30 Apr
Interview with EXITUS


We had a conversation with EXITUS.Enjoy!

Welcome to the FILTHY DOGS OF METAL Webzine.
1. Tell us a few things about EXITUS (Members, Starting Year etc).

Forged in fire on 2001, Exitus started out as a 2-piece band with me on guitar/vox and Alvin Hipona on drums. We were high-school buddies and played mostly covers from our early influences. This went on for about 2 years but we were never able to release any material back then. Fast forward to 2015 when we decided to resurrect the band with the addition of bassist Jerome Alcantara to complete the unholy trinity. Fresh from its rotten grave, Exitus has since vomited a number of releases with several lineup changes.

2. You have recently released your demo ''Road to Hell''. What was the Feedback from your audience as well as from the Press?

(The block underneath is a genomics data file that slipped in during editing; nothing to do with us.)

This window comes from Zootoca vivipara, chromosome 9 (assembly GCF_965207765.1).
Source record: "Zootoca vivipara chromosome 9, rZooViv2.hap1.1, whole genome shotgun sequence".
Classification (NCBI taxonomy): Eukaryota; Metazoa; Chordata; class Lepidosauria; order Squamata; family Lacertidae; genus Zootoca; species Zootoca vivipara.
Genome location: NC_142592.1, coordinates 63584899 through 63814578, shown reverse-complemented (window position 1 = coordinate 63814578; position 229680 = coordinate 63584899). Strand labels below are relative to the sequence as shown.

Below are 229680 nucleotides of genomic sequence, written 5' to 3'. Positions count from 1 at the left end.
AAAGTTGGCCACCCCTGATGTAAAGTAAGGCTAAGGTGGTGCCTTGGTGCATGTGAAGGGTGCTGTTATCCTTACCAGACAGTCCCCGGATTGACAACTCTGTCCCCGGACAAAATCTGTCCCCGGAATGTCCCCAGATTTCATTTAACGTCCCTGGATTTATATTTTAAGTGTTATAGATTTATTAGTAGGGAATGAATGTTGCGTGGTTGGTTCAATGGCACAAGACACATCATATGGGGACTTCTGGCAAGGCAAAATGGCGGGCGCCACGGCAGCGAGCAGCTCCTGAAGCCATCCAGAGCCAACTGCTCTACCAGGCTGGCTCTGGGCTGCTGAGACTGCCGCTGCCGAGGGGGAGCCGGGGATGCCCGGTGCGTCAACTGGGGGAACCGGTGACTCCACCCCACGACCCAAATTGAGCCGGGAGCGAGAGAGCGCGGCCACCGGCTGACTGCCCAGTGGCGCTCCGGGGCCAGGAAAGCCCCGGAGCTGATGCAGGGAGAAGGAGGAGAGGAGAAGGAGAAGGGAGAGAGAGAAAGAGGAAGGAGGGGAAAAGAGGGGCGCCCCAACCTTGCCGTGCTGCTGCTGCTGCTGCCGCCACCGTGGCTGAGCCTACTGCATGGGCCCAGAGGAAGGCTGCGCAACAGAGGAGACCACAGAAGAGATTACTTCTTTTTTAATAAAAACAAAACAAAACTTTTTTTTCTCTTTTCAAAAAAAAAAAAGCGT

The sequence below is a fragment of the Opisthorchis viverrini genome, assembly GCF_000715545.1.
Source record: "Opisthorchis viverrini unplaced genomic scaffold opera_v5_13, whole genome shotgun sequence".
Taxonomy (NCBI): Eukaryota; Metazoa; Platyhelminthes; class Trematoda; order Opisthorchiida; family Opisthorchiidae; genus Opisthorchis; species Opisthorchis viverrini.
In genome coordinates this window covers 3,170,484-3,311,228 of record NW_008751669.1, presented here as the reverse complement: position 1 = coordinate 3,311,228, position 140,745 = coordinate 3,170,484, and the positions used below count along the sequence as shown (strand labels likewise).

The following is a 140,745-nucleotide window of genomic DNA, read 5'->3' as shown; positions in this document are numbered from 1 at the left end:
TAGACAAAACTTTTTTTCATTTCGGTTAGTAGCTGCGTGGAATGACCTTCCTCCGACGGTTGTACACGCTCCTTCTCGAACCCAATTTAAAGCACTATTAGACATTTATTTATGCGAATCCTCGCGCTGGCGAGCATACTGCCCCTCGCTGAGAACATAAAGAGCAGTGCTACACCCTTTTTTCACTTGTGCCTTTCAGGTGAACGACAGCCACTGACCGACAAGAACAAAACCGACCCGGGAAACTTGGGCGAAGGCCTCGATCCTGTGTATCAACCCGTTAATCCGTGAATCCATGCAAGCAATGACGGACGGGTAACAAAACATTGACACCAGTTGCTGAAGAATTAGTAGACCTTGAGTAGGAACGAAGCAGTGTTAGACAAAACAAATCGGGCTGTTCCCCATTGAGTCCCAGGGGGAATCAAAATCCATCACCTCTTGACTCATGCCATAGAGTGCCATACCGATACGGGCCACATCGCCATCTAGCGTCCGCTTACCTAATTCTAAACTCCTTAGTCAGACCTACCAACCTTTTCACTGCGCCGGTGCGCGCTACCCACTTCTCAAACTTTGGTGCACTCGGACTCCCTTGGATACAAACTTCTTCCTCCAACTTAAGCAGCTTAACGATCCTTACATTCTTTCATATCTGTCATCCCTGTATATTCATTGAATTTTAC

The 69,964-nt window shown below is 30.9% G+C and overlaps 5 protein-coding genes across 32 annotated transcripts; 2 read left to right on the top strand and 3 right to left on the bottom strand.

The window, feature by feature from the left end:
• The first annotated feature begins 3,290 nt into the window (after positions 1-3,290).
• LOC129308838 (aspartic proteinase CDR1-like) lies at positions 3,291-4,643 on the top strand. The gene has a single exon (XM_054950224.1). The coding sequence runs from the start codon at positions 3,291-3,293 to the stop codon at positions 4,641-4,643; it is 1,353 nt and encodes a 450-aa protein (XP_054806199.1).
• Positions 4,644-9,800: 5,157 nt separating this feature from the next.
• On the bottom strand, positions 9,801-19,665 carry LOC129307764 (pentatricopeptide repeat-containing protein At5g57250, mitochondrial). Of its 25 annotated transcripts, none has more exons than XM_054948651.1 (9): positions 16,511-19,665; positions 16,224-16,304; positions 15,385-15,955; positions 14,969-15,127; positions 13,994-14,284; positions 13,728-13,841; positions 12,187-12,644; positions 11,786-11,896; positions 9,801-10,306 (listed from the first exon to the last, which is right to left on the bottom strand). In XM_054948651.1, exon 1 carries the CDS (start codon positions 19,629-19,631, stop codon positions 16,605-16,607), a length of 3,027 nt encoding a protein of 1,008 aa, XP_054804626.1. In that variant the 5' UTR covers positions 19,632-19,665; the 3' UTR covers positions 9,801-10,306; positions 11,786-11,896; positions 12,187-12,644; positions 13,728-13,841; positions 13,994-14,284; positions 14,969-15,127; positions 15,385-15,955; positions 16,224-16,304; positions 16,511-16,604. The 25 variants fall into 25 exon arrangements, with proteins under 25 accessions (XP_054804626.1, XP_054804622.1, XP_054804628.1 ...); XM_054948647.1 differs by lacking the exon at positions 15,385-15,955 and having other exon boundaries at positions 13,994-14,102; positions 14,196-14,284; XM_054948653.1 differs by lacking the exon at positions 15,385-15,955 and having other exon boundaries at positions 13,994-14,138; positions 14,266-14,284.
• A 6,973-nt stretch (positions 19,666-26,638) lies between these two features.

Our latest demo, Road to Hell (The 666%ers) was released on December last year and has been in circulation in the local underground here. Feedback has been good so far. These new tunes has more punk and rock n' roll sound to them than the previous stuff and also has biker themes incorporated since two of us in the band are also members of a local MC. We live to ride and ride to live to tell our tales!3. Label or DIY and why?

Jay: All of our releases had been produced and released purely DIY under my one-man distro, This Metal Lust Productions. A label would be beneficial to us if someone takes interest so we can further spread our filth. I have been doing everything on my own from brewing the songs to producing the merch and it takes up a lot of my time so a label would be good to consider.

Ron: If time permits as well as the connections are present DIY would be the way to go, but you can only go so far as your resources can allow you to.

4. Do you prefer Vinyl, Tape, CD or Digital Format and why is that?

Jay: I'm a total whore for physical copies. It's just something that I grew up with and appreciate having and seeing. In order, it would be tapes - vinyl - CD then digital format. Each of them have their own pros and cons, really.